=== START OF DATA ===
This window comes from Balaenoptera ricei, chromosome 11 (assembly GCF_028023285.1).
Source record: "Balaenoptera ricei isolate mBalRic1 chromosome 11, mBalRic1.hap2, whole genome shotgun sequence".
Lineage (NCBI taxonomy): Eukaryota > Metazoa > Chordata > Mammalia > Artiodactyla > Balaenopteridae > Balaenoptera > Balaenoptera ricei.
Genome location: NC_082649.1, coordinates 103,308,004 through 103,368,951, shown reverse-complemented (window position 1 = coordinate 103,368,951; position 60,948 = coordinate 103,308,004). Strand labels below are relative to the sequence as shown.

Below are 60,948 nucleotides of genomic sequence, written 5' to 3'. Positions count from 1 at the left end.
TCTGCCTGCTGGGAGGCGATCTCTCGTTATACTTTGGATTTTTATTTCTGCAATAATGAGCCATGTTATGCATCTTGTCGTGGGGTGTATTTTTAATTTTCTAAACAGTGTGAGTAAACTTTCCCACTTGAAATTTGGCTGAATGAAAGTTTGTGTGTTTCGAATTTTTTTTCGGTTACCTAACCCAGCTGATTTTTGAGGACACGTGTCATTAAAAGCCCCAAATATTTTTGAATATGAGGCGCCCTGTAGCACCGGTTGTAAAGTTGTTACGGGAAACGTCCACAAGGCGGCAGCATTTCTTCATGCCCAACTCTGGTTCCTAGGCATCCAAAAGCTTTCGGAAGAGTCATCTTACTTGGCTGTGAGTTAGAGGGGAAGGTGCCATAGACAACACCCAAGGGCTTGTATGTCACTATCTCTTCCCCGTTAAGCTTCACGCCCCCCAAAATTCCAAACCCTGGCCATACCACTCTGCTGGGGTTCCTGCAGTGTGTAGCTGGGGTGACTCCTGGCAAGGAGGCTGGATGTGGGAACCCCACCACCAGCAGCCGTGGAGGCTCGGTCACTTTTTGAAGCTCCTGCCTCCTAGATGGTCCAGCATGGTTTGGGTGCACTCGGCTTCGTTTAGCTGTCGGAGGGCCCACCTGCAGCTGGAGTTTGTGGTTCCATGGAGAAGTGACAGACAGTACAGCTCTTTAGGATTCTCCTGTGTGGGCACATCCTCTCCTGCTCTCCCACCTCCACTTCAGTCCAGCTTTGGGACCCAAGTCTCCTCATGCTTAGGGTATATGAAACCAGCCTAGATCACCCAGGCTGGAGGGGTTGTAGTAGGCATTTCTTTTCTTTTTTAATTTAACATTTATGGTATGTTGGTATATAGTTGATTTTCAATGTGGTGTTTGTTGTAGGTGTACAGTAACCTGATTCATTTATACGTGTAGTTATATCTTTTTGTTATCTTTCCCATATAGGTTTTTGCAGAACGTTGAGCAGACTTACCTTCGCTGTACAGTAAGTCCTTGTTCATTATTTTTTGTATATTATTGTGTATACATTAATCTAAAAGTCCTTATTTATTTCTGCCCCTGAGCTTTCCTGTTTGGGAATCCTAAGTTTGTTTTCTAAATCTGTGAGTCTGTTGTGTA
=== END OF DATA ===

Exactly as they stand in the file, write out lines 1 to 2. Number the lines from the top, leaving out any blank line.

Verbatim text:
This window comes from Balaenoptera ricei, chromosome 11 (assembly GCF_028023285.1).
Source record: "Balaenoptera ricei isolate mBalRic1 chromosome 11, mBalRic1.hap2, whole genome shotgun sequence".